How To Acclimatise Quickly And Safely In Ladakh's High Altitudes

It is crucial to prioritise acclimatisation before starting the journey to ensure a safe and enjoyable experience. Here are some tips
Keep yourself at a pace that suits you
Keep yourself at a pace that suits youShutterstock

If you love travelling, Ladakh should indisputably make it to your bucket list of places to visit. When planning a trip to Ladakh, it's important to consider the high altitude of the region. Many places in Ladakh are situated above 10,000 feet, which can lead to acute mountain sickness (AMS) in visitors who are not accustomed to such elevations. Therefore, it is crucial to prioritise acclimatisation before starting the journey to ensure a safe and enjoyable experience. So if you are planning a trek or a holiday in Ladakh, here are some valuable tips to bookmark.

About AMS

When traveling to high altitudes such as Ladakh, it's important to be aware of altitude sickness, also known as acute mountain sickness (AMS). This condition can occur when ascending to high altitudes too quickly without giving the body time to adjust. It is caused by reduced oxygen levels and lower air pressure at higher elevations. Altitude sickness can manifest in various degrees of severity and can affect individuals of any age or physical fitness level. When travelling to high altitudes, consider the following advice for a safer and more enjoyable experience.

Go Slow

If possible, opt for walking instead of flying or driving to altitudes above 10,000 feet. If you do fly or drive, take it easy and avoid over-exertion for the first 24 hours. Additionally, limit your altitude gain to 1,000 feet per day and schedule rest days for every 3,000 feet gained. These simple precautions can greatly enhance your high-altitude experience.

Take it slow, do not be in a hurry to ascend
Take it slow, do not be in a hurry to ascendxerazed/Shutterstock

Sleep Low

The "climb high, sleep low" principle is a strategy for safe ascent to high altitude destinations. It involves ascending to a higher altitude during the day and then descending to sleep at a lower altitude. This helps in reducing the risk of altitude sickness. With this principle, climbers gradually expose their bodies to higher altitudes, allowing them to adapt to the altitude. As we climb higher, the air gets thinner and the oxygen levels fall to well below what people need to breathe easily. The body reacts by generating more red blood cells (RBCs) to deal with the oxygen demands at high altitudes. However, generating RBCs doesn't happen very quickly, which is why one needs to sleep low and acclimatise for the altitude.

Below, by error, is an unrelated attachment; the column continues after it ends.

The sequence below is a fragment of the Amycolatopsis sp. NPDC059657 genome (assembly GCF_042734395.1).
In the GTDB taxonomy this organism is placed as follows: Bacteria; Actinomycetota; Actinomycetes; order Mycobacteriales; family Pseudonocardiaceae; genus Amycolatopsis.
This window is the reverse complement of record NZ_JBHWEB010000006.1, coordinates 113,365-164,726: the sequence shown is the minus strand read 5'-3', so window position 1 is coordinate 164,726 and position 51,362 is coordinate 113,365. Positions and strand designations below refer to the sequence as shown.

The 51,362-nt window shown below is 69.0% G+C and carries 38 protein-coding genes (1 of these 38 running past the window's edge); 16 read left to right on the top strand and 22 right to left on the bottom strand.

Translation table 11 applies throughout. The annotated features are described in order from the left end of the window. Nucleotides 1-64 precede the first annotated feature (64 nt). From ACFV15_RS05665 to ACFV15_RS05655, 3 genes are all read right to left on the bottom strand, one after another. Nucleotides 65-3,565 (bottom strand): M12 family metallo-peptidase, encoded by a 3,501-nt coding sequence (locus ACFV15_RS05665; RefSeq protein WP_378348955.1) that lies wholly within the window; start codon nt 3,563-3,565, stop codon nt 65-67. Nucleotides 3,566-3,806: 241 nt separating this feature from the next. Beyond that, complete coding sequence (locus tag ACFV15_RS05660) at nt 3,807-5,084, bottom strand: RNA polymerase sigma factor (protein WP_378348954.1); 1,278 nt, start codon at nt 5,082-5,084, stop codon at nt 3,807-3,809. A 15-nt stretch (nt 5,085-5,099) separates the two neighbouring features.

Train Well

Preparing for high-altitude climbing requires a holistic approach that includes physical conditioning, mental fortitude, and skill development. To endure the rigorous conditions at high altitude, your body needs to be in peak physical condition. This involves engaging in regular cardio exercises such as running, swimming, cycling, and climbing to improve your aerobic capacity and stamina. Additionally, targeted strength training focusing on core muscles and legs is essential to prepare your body for the physical demands of mountain climbing. Incorporating flexibility exercises into your training regimen can also help reduce the risk of injuries, ensuring that you are fully prepared for the challenges of high-altitude climbing.

Stay Hydrated

At high altitude, it's crucial to be aware that your body loses water through breathing twice as quickly as it does at sea level. This, along with the increased need to urinate and the suppression of your thirst response, significantly raises the risk of dehydration. Therefore, maintaining proper hydration is not only essential for your overall well-being, but it can also enhance your blood oxygen levels, leading to a faster recovery from altitude sickness. Keep an eye on your urine output—it should be clear.

Drink enough water
Drink enough waterShutterstock

What You Eat Counts

When at high altitudes, it's important to be mindful of your digestion due to lower oxygen levels. Overeating can make you uncomfortable, especially while travelling on those winding mountain roads. And have a high cab, low salt diet. Research indicates that a diet rich in carbohydrates and low in salt can significantly facilitate adaptation to high-altitude hypoxic conditions.

Avoid These

When at high altitudes, it's crucial to steer clear of tobacco, alcohol, and depressant drugs such as barbiturates, tranquilisers, and sleeping pills. These substances can significantly reduce your ability to breathe properly during sleep, exacerbating your symptoms.

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